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Old 12-11-2012, 9:15 AM
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Window_Seat Window_Seat is offline
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OK, it finally came up:

The Supreme Court rejected the argument. The
appellees ask us to repudiate the Court’s historical analysis.
That we can’t do. Nor can we ignore the implication
of the analysis that the constitutional right of armed selfdefense
is broader than the right to have a gun
in one’s home. The first sentence of the McDonald
opinion states that “two years ago, in District of
Columbia v. Heller, we held that the Second Amendment
protects the right to keep and bear arms for the purpose
of self-defense,” McDonald v. City of Chicago, supra, 130 S.
Ct. at 3026, and later in the opinion we read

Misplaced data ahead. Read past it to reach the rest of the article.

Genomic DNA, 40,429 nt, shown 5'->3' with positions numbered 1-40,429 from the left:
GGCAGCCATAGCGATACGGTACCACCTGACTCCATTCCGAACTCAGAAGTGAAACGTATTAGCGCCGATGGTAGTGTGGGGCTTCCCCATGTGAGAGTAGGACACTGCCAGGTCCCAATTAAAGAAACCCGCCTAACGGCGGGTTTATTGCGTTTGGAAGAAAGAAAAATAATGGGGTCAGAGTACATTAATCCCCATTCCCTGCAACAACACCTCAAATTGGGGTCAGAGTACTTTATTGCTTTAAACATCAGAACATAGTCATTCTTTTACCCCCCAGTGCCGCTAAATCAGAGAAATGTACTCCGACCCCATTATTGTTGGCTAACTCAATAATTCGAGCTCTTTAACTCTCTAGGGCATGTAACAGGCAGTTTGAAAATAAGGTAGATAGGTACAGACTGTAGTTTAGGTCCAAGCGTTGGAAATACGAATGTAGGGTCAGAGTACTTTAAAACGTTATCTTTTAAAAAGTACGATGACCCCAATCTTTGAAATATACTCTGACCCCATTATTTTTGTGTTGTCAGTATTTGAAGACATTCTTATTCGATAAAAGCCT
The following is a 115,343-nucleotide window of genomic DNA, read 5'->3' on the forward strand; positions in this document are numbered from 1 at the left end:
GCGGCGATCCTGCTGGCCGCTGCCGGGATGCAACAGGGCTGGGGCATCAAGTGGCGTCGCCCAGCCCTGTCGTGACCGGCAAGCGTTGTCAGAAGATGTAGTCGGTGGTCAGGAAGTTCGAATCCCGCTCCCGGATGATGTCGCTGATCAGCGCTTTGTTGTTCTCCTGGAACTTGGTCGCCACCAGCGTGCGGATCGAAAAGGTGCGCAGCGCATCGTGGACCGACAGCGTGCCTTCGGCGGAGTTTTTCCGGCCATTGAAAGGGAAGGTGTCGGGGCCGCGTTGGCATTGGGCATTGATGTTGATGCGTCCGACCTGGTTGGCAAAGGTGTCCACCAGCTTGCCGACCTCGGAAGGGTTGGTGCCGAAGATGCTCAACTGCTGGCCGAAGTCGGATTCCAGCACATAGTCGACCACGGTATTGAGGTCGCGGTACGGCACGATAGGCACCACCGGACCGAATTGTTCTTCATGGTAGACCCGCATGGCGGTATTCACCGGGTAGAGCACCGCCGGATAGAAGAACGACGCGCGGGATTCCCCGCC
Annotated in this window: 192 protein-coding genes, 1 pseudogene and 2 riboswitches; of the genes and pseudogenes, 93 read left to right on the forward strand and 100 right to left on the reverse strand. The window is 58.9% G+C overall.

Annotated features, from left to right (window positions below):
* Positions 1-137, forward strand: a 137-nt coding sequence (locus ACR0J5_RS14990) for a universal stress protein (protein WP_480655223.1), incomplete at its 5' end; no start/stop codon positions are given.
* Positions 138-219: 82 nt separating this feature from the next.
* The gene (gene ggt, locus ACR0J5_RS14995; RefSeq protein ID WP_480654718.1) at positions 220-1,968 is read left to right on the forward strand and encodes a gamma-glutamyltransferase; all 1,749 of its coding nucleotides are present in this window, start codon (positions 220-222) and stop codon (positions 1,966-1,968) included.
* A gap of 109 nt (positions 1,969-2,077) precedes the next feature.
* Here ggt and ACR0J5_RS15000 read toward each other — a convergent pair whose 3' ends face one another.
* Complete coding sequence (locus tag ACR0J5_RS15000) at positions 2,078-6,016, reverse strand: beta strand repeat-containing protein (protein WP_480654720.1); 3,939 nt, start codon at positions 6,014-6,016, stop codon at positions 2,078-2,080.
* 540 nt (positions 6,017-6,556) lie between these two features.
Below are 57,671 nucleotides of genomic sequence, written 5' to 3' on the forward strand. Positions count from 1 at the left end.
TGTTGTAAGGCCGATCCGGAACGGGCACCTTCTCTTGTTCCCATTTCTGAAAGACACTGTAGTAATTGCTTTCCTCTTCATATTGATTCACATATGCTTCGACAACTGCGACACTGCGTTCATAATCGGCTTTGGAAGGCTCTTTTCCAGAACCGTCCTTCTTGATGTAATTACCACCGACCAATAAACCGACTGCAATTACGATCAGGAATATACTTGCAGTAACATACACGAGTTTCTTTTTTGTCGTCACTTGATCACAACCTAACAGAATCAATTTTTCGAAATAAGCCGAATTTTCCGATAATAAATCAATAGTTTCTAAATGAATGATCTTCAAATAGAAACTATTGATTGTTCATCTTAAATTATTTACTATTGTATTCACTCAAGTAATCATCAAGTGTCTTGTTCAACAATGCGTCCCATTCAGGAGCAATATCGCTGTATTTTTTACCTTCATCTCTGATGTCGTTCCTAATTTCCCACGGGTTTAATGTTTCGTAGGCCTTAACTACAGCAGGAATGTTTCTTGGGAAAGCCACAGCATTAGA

that “Heller explored the right’s origins, noting that the
1689 English Bill of Rights explicitly protected a right
to keep arms for self-defense, 554 U.S. at 593, and that
by 1765, Blackstone was able to assert that the right
to keep and bear arms was ‘one of the fundamental rights
of Englishmen,’ id. at 594.” 130 S. Ct. at 3037. And immediately
the Court adds that “Blackstone’s assessment
was shared by the American colonists.” Id.
Just an except of 47 pages above.

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